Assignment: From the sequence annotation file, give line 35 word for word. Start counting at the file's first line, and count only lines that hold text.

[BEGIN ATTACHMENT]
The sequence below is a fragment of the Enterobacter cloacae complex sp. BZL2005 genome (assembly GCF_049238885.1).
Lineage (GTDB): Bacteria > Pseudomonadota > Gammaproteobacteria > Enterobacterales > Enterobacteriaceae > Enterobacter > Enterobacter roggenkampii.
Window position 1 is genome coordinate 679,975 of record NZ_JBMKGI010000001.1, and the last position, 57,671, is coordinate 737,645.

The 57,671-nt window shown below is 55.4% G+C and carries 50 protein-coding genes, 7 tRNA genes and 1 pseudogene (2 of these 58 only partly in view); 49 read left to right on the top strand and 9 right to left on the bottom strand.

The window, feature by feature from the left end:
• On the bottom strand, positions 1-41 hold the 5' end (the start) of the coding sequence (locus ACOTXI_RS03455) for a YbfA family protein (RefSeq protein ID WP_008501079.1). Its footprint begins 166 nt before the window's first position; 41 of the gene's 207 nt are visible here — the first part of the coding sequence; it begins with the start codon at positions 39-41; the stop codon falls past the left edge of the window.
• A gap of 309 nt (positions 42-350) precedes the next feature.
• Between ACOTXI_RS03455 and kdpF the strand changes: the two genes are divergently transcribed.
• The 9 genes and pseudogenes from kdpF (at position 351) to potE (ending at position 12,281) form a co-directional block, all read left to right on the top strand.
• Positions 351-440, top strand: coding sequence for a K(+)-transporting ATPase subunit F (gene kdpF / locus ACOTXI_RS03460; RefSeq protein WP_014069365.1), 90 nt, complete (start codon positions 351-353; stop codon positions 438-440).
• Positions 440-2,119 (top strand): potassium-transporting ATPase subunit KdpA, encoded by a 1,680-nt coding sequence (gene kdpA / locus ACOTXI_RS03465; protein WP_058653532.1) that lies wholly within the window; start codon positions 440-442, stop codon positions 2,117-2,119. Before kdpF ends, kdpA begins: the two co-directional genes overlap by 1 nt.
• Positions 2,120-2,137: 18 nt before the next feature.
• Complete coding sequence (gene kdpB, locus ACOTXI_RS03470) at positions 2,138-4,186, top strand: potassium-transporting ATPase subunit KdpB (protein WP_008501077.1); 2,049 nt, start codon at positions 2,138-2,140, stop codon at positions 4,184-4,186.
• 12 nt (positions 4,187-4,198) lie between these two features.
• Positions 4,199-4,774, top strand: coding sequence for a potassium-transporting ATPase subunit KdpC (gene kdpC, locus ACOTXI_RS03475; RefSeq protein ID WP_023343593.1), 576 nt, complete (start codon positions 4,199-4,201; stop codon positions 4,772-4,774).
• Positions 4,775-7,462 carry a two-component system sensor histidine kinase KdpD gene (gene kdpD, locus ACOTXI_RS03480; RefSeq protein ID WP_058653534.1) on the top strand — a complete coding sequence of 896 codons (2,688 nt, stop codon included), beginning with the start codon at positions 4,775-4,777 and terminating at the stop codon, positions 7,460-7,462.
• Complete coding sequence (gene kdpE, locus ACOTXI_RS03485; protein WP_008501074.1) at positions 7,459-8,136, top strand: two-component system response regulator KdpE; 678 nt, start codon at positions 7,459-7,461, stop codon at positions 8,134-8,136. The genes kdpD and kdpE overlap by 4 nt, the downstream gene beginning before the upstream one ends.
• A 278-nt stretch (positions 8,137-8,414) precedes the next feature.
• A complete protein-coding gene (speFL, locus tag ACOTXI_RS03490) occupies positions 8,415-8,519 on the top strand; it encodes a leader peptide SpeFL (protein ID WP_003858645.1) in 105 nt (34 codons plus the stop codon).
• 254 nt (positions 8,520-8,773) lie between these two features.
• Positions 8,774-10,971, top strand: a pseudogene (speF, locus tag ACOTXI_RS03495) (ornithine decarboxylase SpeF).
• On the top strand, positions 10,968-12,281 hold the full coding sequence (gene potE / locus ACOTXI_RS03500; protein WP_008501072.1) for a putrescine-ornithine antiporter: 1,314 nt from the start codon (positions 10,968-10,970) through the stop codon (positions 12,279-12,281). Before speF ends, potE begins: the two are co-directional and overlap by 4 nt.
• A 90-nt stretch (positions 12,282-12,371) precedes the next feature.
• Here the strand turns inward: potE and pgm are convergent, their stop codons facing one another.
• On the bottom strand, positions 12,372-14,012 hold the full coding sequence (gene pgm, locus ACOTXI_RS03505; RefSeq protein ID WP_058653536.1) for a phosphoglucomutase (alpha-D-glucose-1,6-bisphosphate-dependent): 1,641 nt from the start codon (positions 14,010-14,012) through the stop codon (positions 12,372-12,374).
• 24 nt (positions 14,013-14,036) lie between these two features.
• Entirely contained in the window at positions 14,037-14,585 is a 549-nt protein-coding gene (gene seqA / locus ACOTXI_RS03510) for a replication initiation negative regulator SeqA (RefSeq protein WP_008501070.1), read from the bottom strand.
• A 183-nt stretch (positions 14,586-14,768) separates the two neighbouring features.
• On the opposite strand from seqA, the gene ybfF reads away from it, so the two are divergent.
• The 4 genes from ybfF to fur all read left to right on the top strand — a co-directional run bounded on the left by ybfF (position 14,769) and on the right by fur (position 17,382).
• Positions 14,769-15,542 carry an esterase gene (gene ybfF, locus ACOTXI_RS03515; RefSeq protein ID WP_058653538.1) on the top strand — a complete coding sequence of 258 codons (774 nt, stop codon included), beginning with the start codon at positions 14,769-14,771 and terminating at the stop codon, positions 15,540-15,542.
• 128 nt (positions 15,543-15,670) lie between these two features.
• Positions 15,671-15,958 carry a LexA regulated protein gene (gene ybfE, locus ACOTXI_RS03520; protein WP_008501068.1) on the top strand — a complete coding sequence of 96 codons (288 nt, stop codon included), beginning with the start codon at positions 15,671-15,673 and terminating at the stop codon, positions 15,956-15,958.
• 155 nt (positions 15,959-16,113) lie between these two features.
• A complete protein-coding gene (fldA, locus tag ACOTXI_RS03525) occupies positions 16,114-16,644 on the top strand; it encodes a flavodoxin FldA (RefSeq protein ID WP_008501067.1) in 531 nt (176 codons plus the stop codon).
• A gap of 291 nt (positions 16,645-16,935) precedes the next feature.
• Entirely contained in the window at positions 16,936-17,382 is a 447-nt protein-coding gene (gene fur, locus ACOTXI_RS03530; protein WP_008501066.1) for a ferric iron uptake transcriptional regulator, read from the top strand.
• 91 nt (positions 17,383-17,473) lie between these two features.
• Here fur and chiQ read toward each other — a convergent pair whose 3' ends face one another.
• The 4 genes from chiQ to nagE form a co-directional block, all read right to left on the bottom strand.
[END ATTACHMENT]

• A complete protein-coding gene (fldA, locus tag ACOTXI_RS03525) occupies positions 16,114-16,644 on the top strand; it encodes a flavodoxin FldA (RefSeq protein ID WP_008501067.1) in 531 nt (176 codons plus the stop codon).